MEPS 150:181-193 (1997) - doi:10.3354/meps150181
Influence of topographic heterogeneity and spatial scales on the structure of the neighbouring intertidal endobenthic macrofaunal community
Cusson M, Bourget E
The influence of topographic heterogeneity (boulders of different sizes: 0.75, 1.5, 2.25 m) on intertidal soft-bottom community characteristics [diversity(H') richness, and biomass] was examined in the St. Lawrence Estuary, Canada. The macrofauna, sediment characteristics, and flow regime in the zones surrounding boulders were examined in 6 orientations (directions) and at 3 distances from boulders. Flow around boulders and control sites (no boulders) was estimated by the rate of plaster dissolution of standard plaster cylinders. Control sites (no boulders) showed the highest species diversity (H'a: based on density) and richness. These parameters decreased significantly with boulder size and increased significantly with distance from boulders. For both small and large boulder sizes, highest and lowest diversities were generally observed in opposite orientations. Overall, biomass was not influenced by boulder size. Plaster dissolution explained more variability in diversity, richness and biomass (up to 35, 30 and 25%, respectively) than did sediment characteristics (8, 6 and 27%, respectively). Species dominance was strong and probably explained the relative constancy of diversity among treatments.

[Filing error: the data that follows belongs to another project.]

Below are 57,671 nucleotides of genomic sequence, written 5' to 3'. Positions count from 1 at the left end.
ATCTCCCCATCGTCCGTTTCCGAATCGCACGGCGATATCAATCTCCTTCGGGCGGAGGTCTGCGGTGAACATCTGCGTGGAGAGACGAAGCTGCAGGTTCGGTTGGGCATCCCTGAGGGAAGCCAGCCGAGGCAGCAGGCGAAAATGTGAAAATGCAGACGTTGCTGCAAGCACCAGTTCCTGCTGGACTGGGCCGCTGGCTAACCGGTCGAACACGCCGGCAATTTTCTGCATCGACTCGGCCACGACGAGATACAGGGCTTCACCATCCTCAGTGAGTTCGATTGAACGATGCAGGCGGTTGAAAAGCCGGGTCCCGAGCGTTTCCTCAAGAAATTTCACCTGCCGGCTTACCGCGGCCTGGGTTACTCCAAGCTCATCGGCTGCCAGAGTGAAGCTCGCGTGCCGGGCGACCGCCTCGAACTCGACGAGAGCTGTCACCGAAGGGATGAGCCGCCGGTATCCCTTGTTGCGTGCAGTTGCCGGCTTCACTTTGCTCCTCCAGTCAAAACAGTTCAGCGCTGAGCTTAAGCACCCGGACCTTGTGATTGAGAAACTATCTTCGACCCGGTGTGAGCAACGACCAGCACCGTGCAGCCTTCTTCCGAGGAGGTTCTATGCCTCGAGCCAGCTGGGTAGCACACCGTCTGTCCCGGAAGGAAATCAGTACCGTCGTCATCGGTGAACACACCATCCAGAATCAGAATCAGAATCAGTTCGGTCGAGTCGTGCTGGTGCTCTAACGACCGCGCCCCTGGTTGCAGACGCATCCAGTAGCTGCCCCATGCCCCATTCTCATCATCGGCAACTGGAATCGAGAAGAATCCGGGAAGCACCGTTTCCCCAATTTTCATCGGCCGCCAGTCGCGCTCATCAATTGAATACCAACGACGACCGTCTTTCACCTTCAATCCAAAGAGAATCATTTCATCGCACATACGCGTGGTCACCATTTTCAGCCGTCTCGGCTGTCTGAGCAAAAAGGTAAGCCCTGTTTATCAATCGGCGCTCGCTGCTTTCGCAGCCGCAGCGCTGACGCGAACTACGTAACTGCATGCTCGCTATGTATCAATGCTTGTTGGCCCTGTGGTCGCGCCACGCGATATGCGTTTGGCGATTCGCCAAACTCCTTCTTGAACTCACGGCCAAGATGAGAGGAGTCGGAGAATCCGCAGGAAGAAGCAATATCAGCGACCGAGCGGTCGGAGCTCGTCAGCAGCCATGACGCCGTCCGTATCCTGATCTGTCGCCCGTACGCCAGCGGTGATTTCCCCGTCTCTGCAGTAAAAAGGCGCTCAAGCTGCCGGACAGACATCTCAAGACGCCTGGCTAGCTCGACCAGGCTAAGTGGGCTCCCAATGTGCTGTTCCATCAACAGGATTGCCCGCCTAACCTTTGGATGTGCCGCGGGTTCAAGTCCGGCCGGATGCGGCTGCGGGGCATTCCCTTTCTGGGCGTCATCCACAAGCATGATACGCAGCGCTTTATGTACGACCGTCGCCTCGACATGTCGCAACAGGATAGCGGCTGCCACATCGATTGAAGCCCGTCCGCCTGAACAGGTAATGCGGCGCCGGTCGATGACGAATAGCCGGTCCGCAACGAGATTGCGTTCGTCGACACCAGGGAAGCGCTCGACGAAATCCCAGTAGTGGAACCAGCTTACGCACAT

Topographical heterogeneity · Scale heterogeneity · Species richness · Diversity · Soft bottom · Macrofauna · Intertidal community · Biomass · Flow rate · Sediment
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